Prognosis research ideally should measure time-varying predictors at their intended moment of use
Whittle, Rebecca; Royle, Kara-Louise; Jordan, Kelvin P.; Riley, Richard D.; Mallen, Christian D.; Peat, George
Kelvin Jordan email@example.com
Richard D. Riley
Christian D. Mallen
Prognosis research studies (e.g. those deriving prognostic models or examining potential predictors of outcome) often collect information on time-varying predictors after their intended moment of use, sometimes using a measurement method different to that which would be used. We aimed to illustrate how estimates of predictor-outcome associations and prognostic model performance obtained from such studies may differ to those at the earlier, intended moment of use.
We analysed data from two primary care cohorts of patients consulting for non-inflammatory musculoskeletal conditions: the Prognostic Research Study (PROG-RES: n?=?296, aged >50 years) and the Primary care Osteoarthritis Screening Trial (POST: n?=?756, >45 years). Both cohorts had collected comparable information on a potentially important time-varying predictor (current pain intensity: 0–10 numerical rating scale), other predictors (age, gender, practice) and outcome (patient-perceived non-recovery at 6 months). Using logistic regression models, we compared the direction and magnitude of predictor-outcome associations and model performance measures under two scenarios: (i) current pain intensity ascertained by the treating general practitioner in the consultation (the intended moment of use) and (ii) current pain intensity ascertained by a questionnaire mailed several days after the consultation.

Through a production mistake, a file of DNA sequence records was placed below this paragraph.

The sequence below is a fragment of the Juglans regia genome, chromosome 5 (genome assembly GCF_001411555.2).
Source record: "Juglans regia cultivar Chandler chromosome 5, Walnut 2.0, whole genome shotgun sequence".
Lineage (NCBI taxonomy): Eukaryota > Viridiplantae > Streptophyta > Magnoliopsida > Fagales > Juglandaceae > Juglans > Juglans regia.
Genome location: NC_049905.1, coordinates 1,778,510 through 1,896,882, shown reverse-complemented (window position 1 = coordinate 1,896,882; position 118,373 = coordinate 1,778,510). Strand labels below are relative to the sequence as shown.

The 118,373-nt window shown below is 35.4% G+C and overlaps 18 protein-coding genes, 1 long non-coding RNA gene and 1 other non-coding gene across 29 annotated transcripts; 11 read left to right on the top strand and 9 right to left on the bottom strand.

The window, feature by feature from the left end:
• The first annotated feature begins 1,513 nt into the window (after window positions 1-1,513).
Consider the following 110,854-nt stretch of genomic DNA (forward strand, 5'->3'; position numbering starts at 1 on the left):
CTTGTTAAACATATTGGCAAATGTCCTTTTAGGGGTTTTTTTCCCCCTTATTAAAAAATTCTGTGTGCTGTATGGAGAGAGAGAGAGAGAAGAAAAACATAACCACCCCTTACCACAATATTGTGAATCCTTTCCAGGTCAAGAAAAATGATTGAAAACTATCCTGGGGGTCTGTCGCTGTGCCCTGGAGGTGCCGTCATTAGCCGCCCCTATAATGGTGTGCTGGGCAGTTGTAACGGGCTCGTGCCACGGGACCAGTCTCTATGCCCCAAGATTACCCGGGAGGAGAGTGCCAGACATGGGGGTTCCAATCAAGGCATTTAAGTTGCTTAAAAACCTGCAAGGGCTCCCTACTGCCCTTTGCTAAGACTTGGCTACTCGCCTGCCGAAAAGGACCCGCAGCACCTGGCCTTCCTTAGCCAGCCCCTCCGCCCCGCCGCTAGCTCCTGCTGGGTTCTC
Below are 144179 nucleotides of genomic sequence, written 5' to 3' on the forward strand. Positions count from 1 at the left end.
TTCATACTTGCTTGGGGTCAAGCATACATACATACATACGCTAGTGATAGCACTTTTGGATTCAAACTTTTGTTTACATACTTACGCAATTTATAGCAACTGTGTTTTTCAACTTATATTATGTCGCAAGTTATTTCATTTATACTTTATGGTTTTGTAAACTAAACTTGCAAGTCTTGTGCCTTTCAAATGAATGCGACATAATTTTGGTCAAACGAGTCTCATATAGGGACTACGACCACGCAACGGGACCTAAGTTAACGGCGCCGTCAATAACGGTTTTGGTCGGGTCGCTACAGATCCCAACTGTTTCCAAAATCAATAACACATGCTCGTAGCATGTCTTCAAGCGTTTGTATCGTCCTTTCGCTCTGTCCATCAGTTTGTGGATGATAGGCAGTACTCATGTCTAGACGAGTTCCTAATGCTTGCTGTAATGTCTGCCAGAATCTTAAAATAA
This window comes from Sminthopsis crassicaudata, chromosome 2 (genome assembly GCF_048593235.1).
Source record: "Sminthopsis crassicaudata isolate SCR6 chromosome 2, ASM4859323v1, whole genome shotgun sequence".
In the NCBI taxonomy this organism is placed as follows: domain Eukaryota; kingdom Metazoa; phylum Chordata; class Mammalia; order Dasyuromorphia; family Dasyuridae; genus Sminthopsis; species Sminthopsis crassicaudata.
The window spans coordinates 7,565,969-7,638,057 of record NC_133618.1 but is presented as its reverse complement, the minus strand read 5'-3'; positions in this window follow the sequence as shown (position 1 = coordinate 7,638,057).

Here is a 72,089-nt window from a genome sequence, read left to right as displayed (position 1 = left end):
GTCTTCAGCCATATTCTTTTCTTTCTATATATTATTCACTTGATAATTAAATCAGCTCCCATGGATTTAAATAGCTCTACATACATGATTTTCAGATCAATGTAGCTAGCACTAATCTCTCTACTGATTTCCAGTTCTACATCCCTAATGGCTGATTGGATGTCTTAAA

In both cohorts, the predictor-outcome association was substantially weaker for pain measured at the consultation (OR (95% CI): PROG-RES 1.06 (0.95, 1.18); POST 1.04 (0.96, 1.12)) than for pain measured in the questionnaire (PROG-RES 1.34 (1.20, 1.48); POST 1.26 (1.18, 1.34)). The c-statistic of the multivariable model was lower when pain was measured at the consultation (c-statistic (95% CI): PROG-RES 0.57 (0.51, 0.64); POST 0.66 (0.62, 0.70)) than when pain was measured in the questionnaire (PROG-RES 0.69 (0.63, 0.75); POST 0.72 (0.68, 0.76)), reflecting the lower OR for pain at the consultation.
Prognostic research studies ideally should measure time-varying predictors at their intended moment of use and using the intended measurement method. Otherwise, they may produce substantially different estimates of predictor-outcome associations and model performance. Researchers should report when, how and where predictors were measured and identify any significant departures from their intended use that may limit the applicability of findings in practice.
|Journal Article Type||Article|
|Acceptance Date||Oct 21, 2016|
|Publication Date||Feb 8, 2017|
|Journal||BMC Diagnostic and Prognostic Research|
|Peer Reviewed||Peer Reviewed|
|Keywords||primary health care; prognosis; multivariable prediction models; musculoskeltal pain; point of care; time-varying predictors; bias|
R Whittle - Prognosis research ideally should measure time varying predictors at their intended moment of use.pdf
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